Force Friday: Polish universities take action on refugees

Friday does not always count as weekend. This week at least three independent initiatives dealing with the refugees and higher education have taken place – and all of them on Friday, 18th. Accident? Well, I think so… But still worth a snap.

  1. First of all, 40 Polish newspapers have published a material by Refugees Authority (yes, it’s English and Russian version is still under construction). The main aim was to provide some information regarding the current refugee crisis, the extent to which Poland is bound by international law to accept other people – and how to select them.
  2. Hans de Wit and Philip Altbach have published an article calling the universities to take an active stance in the refugee crisis. The article points out that a refugee at the university does not have to be considered a cost, and especially current wave of misplaced people may be apt members of the academic community (English speaking, many of the middle class, some with previous education). As the end of the crisis is nowhere to be seen, it is a moral obligation for the universities to offer scholarships for those who have left everything in Syria (and other countries) as well as cut the red tape and speed up the traditional admission process. In the long run, however, brain drain may become a problem, with good intentions likely to produce an unsustainable higher education sector in the current crisis countries.
  3. University of Warsaw and AGH University of Science and Technology in Cracow announced a plan to fund 30 places for refugees at 5-year programs. Let’s look at that in more details.

During the current refugee crisis, Poland has took sides with other Visegrad Countries (Czech Republic, Slovakia, Hungary) and works hard to host as few newcomers as possible. Many politicians, government officials and ordinary Poles of all ages express reservation towards accepting refugees, who according to them pose a threat for national security, Polish culture, Catholic religion and already weak economy.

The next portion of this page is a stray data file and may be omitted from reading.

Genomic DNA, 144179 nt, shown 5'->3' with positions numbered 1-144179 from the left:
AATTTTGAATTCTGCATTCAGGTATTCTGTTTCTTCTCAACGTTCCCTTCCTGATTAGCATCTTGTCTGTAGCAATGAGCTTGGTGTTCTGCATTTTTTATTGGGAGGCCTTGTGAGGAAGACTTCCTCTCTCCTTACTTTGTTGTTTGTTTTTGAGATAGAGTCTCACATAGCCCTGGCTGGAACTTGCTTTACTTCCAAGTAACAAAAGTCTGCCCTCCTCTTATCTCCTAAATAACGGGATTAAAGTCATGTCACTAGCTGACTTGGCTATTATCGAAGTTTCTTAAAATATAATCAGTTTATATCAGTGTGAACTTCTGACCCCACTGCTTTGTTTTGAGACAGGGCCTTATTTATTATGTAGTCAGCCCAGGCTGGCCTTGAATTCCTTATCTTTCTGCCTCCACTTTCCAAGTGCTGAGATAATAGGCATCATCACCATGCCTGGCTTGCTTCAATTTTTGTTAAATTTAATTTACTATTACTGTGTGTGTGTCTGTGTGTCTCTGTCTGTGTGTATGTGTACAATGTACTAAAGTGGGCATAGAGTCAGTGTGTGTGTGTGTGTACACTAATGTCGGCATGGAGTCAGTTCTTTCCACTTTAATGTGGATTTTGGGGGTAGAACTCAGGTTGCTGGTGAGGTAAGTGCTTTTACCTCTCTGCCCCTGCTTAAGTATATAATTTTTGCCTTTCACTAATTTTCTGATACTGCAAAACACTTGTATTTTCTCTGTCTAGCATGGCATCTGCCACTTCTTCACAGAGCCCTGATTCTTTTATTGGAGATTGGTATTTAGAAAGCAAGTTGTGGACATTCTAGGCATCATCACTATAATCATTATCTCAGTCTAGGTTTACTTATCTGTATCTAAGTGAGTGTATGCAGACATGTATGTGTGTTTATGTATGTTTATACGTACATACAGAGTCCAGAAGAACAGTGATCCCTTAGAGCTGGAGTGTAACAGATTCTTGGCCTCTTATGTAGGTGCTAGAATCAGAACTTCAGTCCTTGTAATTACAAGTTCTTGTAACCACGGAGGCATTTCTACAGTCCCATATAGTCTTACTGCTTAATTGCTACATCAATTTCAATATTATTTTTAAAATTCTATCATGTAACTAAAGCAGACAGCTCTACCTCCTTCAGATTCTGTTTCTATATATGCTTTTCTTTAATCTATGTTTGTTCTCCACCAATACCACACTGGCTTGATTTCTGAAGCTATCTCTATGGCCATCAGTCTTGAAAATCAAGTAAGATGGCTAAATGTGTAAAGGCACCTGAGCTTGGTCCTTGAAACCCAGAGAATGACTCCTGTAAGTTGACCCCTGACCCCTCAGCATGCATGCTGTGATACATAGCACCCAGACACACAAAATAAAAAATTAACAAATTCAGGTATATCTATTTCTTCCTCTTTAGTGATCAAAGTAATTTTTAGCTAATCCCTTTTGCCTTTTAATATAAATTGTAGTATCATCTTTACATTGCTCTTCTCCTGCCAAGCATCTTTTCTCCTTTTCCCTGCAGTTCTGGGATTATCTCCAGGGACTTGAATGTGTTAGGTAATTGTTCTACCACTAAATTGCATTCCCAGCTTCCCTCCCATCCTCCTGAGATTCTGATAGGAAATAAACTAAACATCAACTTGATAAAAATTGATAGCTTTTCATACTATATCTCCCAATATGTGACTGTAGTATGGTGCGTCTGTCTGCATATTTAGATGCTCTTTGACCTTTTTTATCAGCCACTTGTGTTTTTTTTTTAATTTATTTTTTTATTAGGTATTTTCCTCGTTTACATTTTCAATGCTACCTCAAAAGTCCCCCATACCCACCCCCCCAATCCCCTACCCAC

Going into the details of the Polish refugee debate is a dreadful task. Just recently Poland was a major export EU country, that send probably some two million economic migrants to the UK, Germany and other Western and Nordic countries after the accession in 2005. Even earlier, it was heavily supported economically in the years the transformation, and under the communist rule many intellectuals have been living on the other side of the Iron Curtain.

Pope John Paul II, now a saint and most famous Pole of all times have seen refugees a challenge to Christian morality, and a chance for propaganda (in Vatican sense of a term). As usual, to no avail in a country so proud of him otherwise. When Pope Francis called for all the parishes to accept one family of refugees, right-wing Polish intellectuals have openly questioned his authority.

A famous young adult novel by Polish Nobel prize laureate, Henryk Sienkiewicz, is set in Africa. A slave named Kali has a rather twisted view of morality. If somebody takes Kali’s cow, it’s a bad deed. If Kali takes somebody’s cow, it’s a good deed. Two-centuries old widespread Polish complex is build on the claim that the world owes the Poles – and the Poles should take advantage of it. Reciprocity seem to be required only of the others.

Yet at a joint conference with the Minister for Science and Higher Education, rectors of two universities have underlined that it is a role of the academia to do what is right, even if the government and the society have different priorities. Successful candidates should have an official refugee status (Polish authorities normally award it to some 20% of applicants after 6 months, the main reason being an applicant left to a Western country). Their tuition would be waived completely – foreigners pay quite a sum in Poland – and they will receive a studentship towards costs of living.

My bet is that universities would award studentships of some 1200-1400 PLN per month, somewhat higher than financial aid for Polish students. If so, then the program would costs some 150.000 PLN (40.000 USD) each of next five years at the University of Warsaw, which hosts 10, and twice as much at the AGH University of Science and technology. University of Warsaw total budget is about 1.3 billion PLN (350.000.000 USD), with a third not coming from the government. Factoring in the tuition would blur the image, as this is not the money that both universities invest, and they are going to be reimbursed – to some extent – by the government. So it leaves us with some 0,03%-0,05% of the annual, private budget of those institutions. Doesn’t seem a huge investment for a little bit of decency.